British Columbia

In fight to combat climate change, Squamish Nation joins forces to capture carbon

For years, Chris Lewis has watched the effects of climate change from his front door. The waters of the Seymour River on the North Shore's Capilano reserve in Squamish Nation territory keep rising.

'Human beings can do amazing things when we put our mind to it' says engineer

Squamish Nation spokesperson Chris Lewis at the nation's band office with paintings of Squamish elders behind him. When he was approached by a company to help spearhead a cutting edge carbon-capture system, he jumped at the opportunity. (Angela Sterritt/CBC)

For years, Chris Lewis has watched the effects of climate change from his front door. The waters of the Seymour River on the North Shore's Capilano reserve in Squamish Nation territory keep rising. 

"Right now, the river is bank to bank, and what we're noticing more and more is that the rivers are becoming a little bit more flashy, hence the water levels come up at all times of the year," Lewis said from the Ch'i'ch'elxwi7kw, or the Seymour River.

Lewis, a spokesperson for the Squamish Nation, said the river's high waters are an effect of our warming climate. And he's concerned for the salmon that spawn there.

"And this [high water levels all year round] is a little bit worrisome because the coho and the chum were just in here spawning.

"And when the waters get this flashy it could strand all of the eggs that have already been spawned," he added.

So when Lewis was approached by a Squamish, B.C., company to help spearhead a cutting edge carbon-capture system, he jumped at the opportunity.

"That was something really exciting for Squamish Nation and we really jumped on that canoe and kind of said 'how do we do it?'" Lewis said. 

"Not a silver bullet'

Policymakers around the world are working on ways to keep global warming within the two-degree limit of the Paris agreement. The three-year-old pact is aimed at limiting the rise in temperatures to less than 2 C above pre-industrial levels to stave off the worst effects of climate change.

But some worry that carbon dioxide emissions won't be cut fast enough, saying carbon may need to be actively removed from the atmosphere.

Carbon Engineering, a clean-energy company running a carbon-capture facility in Squamish, wants to be a part of the solution to address climate change. 

"It's not a silver bullet or a catch-all but it's on par with wind and solar power, electric vehicles and energy efficient buildings," said Geoffrey Holmes, an engineer with Carbon Engineering.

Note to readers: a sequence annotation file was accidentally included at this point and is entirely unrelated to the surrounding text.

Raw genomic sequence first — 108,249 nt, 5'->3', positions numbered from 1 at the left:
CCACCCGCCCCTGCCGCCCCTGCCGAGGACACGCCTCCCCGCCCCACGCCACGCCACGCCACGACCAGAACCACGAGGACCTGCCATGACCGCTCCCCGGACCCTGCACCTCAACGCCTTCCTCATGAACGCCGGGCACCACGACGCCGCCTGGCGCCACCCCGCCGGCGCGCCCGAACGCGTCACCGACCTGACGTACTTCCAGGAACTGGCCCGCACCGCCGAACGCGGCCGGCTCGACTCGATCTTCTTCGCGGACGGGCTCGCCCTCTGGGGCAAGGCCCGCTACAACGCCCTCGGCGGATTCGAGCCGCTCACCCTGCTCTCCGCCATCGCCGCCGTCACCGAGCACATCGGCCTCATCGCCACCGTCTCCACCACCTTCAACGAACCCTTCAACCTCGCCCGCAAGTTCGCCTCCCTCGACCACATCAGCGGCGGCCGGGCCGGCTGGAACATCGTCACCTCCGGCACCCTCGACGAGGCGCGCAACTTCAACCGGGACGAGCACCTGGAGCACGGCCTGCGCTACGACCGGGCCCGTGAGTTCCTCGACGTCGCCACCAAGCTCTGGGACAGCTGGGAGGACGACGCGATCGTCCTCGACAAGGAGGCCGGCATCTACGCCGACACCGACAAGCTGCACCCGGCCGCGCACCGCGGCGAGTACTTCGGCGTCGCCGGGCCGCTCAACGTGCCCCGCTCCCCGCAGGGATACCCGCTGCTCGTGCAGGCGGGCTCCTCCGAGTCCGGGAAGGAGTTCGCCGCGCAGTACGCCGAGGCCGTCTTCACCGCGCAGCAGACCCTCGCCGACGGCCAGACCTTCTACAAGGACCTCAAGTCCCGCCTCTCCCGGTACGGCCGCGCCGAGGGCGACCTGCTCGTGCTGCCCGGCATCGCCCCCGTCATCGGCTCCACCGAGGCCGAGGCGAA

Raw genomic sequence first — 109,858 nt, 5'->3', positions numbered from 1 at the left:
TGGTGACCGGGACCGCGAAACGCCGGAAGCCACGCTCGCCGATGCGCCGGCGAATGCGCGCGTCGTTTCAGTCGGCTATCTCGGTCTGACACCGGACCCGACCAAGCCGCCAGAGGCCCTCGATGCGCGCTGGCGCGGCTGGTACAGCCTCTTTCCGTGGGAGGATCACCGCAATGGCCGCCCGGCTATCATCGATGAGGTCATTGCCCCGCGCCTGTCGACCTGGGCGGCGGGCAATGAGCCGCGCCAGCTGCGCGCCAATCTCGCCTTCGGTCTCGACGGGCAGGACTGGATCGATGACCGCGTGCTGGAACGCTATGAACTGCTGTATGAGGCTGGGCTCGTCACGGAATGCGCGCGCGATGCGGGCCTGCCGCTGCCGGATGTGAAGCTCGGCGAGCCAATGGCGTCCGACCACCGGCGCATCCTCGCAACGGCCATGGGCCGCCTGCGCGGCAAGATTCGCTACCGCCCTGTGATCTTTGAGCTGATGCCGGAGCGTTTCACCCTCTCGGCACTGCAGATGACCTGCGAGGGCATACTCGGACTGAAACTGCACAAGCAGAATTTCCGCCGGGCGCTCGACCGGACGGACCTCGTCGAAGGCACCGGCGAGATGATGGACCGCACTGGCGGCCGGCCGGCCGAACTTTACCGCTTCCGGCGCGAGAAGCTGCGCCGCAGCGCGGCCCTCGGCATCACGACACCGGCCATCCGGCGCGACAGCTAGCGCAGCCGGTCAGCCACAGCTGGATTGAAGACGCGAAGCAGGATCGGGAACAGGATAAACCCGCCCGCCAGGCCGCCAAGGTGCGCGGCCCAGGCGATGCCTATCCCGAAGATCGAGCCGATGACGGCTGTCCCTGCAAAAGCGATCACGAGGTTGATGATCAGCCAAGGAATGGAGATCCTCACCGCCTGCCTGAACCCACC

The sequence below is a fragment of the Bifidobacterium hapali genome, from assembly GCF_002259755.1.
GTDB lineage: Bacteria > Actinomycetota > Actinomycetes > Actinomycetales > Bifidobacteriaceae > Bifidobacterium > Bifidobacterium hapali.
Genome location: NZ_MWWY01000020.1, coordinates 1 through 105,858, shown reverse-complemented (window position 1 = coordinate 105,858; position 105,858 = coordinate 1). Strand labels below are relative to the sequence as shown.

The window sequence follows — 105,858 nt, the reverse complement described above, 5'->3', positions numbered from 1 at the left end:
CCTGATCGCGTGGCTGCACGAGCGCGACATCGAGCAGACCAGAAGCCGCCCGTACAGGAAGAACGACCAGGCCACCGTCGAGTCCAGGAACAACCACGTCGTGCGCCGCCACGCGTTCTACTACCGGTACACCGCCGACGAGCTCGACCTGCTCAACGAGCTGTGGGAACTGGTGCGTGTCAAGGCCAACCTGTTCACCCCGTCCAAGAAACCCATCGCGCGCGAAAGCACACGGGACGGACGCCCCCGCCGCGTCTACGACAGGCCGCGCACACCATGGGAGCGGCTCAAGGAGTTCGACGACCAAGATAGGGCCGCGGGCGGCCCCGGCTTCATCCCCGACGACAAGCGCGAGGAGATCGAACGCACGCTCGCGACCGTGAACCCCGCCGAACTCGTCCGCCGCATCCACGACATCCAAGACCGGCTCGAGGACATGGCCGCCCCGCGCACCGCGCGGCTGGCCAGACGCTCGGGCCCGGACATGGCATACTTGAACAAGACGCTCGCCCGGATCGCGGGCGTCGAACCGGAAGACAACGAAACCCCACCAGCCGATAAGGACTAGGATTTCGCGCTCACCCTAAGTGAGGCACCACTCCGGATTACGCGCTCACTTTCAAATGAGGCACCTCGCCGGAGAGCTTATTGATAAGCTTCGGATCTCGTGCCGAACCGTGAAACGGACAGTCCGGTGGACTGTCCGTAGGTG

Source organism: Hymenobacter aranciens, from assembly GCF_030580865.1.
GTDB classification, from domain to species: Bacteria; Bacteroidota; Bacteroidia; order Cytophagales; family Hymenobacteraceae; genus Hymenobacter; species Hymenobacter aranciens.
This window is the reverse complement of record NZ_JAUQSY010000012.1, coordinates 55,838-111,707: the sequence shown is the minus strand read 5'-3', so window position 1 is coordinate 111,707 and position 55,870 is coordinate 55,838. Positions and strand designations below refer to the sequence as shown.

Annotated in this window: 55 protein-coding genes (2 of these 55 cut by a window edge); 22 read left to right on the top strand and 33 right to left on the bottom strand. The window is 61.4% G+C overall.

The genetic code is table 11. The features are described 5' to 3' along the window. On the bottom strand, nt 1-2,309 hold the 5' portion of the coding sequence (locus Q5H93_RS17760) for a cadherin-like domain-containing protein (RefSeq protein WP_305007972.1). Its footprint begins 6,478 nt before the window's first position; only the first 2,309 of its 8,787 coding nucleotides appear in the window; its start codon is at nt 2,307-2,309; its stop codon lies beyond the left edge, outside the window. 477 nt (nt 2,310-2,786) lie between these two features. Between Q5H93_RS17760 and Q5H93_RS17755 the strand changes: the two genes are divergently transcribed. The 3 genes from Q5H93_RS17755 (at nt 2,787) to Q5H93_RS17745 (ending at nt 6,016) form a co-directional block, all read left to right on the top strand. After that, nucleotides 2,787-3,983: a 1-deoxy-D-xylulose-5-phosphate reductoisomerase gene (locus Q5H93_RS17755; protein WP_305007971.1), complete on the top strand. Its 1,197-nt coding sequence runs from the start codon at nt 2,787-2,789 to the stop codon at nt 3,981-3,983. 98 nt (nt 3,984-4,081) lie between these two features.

A rendering of Carbon Engineering’s 'air contactor design.' The company uses carbon-capture technology that captures CO₂ directly from the atmosphere, and synthesizes it into clean transportation fuels. (Carbon Engineering)

The system captures carbon dioxide directly from the atmosphere, which can then be stored underground or converted into carbon-neutral fuel, said Holmes.

At least seven companies around the world are working with carbon-capture technology, but only one, the Swiss-based Climeworks, has built a commercial-scale plant.

Signed MOU

Carbon Engineering's plant pulls about one ton of carbon each day from the air and produces about two barrels of fuel, said Holmes. He said it has been capturing carbon dioxide from the air since 2015 and synthesizing clean fuels since 2017.

Holmes said the company is now in early discussions with several partners interested in deploying commercial facilities.

The Squamish Nation has signed a memorandum of understanding with the company aimed at ensuring Carbon Engineering becomes operational one day.

Geoff Holmes is an engineer with the Squamish-based carbon capture company, Carbon Engineering. He says while the technology is not a silver bullet, he has high hopes that it will help to tackle the the effects of climate change. (Angela Sterritt/CBC)

Lewis said he is excited about the prospect that the carbon-capture facility could one day make the town of Squamish the first carbon-neutral town in the world. 

"If we're the first ones to see climate change in our territory, what are we doing to combat it?" Lewis said.

For Holmes, the Carbon Engineering's engineer, the chance at a partnership to tackle climate change is big.

"Human beings can do amazing things when we put our mind to it."

ABOUT THE AUTHOR

Angela Sterritt

CBC Reporter

Angela Sterritt is a journalist from the Gitxsan Nation. Sterritt's news and current affairs pieces are featured on national and local CBC platforms. Her CBC column 'Reconcile This' tackles the tensions between Indigenous people and institutions in B.C. Have a story idea? angela.sterritt@cbc.ca

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